Amniocentesis is expected to be beneficial in decision making; a triploid fetus would be expected to be severely malformed and thus, termination of pregnancy would be recommended. A diploid fetus (46XX or 46XY of maternal and paternal origins) indicates a viable fetus with a normal placenta and therefore, pregnancy can be allowed to continue . With regard to our patient, the option of amniocentesis was refused and we were obligated to manage our patient conservatively according to her will. Unfortunately, our patient experienced serious complications during conservation and hysterotomy was indicated; the fetus was alive but did not survive. However, as our patient was managed conservatively as long as possible and she did not experience any adverse post-operative outcomes including gestational trophoblastic disease, these findings may support the relative safety of conservation of these cases.
The falsely low result for serum β-hCG represents another interesting point in our patient's case; this is described as the 'high-dose hook effect'. This effect is not specific for β-hCG. It occurs when there is an inordinate amount of substance being measured by an immunoassay; this causes the formation of incomplete antibody-antigen complexes. Accordingly, below a certain threshold concentration, the assay will reflect the concentration of the substance correctly. Above this concentration, the assay will record falsely lower results as the concentration rises higher. This can be corrected by dilution of a sample and this was exactly what we did in this case .
It is infeasible to correlate between the occurrence of complete hydatidiform mole with a coexisting fetus and ovulation induction, particularly with clomiphene citrate, because the number of reported cases is limited. However, the association between complete hydatidiform mole and ovulation induction has not been confirmed; the incidence of complete hydatidiform mole following ovulation induction with clomiphene citrate was 1:659 [9, 10]. However, Piura et al. reported 30 cases of twin pregnancy with complete hydatidiform mole and a co-existent fetus. Of these, nine cases (30%) were preceded by ovulation induction with either hMG/hCG (eight cases) or clomiphene citrate (one case). Five out of eight patients who received human menopausal gonadotropin (hMG)/human chorionic gonadotropin (hCG) were exposed to assisted reproductive technologies (in vitro fertilization/embryo transfer (IVF/ET) in three women, intra-cytoplasmic sperm injection/embryo transfer (ICSI-ET) in two women) . This correlation may need further study and explanation.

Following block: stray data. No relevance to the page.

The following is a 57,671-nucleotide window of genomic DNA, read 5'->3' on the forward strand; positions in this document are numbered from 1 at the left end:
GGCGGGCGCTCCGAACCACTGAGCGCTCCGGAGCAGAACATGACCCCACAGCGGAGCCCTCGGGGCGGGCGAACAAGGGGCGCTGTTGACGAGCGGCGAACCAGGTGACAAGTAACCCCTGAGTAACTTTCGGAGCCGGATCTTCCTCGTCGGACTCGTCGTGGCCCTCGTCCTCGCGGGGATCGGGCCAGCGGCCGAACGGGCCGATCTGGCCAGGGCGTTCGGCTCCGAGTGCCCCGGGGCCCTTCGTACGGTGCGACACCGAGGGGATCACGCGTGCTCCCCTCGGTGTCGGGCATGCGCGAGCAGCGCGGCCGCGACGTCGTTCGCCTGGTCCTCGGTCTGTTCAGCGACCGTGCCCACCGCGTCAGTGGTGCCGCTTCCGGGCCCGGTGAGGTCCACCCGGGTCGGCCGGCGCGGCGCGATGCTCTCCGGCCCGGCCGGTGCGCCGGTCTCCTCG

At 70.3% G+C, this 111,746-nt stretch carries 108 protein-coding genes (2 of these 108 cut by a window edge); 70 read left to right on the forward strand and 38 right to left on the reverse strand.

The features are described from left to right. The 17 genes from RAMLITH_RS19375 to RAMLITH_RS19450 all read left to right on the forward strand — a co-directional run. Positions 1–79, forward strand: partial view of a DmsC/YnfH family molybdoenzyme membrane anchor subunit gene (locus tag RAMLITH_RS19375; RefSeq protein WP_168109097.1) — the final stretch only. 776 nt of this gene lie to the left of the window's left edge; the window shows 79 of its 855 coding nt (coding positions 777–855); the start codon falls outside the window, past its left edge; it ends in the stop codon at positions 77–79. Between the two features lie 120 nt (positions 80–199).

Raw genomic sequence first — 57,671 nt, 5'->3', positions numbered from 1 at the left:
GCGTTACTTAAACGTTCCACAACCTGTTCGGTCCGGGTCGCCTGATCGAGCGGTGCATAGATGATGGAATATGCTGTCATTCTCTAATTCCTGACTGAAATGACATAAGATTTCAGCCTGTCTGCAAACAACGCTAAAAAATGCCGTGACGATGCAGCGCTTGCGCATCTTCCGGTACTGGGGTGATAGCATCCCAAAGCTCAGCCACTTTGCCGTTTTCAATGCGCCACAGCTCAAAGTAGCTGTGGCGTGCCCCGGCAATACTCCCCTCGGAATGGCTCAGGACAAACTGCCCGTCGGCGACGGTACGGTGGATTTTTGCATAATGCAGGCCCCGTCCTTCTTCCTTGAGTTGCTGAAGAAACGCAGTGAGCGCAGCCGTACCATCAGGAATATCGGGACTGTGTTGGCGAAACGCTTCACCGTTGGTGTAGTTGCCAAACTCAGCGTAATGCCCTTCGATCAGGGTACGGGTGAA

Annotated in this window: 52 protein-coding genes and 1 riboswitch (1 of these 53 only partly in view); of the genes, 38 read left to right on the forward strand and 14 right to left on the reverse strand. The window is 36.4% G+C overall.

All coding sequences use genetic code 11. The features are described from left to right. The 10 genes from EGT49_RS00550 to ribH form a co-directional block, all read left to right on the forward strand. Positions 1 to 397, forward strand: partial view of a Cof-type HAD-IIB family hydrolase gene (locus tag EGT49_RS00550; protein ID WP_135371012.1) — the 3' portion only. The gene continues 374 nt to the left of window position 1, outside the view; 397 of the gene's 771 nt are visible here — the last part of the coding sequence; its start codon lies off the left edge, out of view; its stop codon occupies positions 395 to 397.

Twin pregnancy with complete hydatidiform mole is a rare condition that can be diagnosed by obstetric ultrasound examination. We cannot confirm or deny a correlation between this case and ovulation induction because the number of reported cases is still limited. Management of these patients is controversial. However, we suggest that conservative management is always a choice whenever strict hospital-based observation is available.
Written informed consent was obtained from the patient for publication of this case report and any accompanying images. A copy of the written consent is available for review by the Editor-in-Chief of this journal.
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The authors declare that they have no competing interests.
SAM participated in collecting medical data during patient follow-up and was a major contributor in writing the manuscript. MKA participated in collecting medical data during patient follow-up. AYA contributed to writing the manuscript. AAA reported the patient ultrasound that was illustrated in the manuscript. MMK contributed to writing the manuscript. NAM performed the related laboratory tests. All authors read and approved the final manuscript.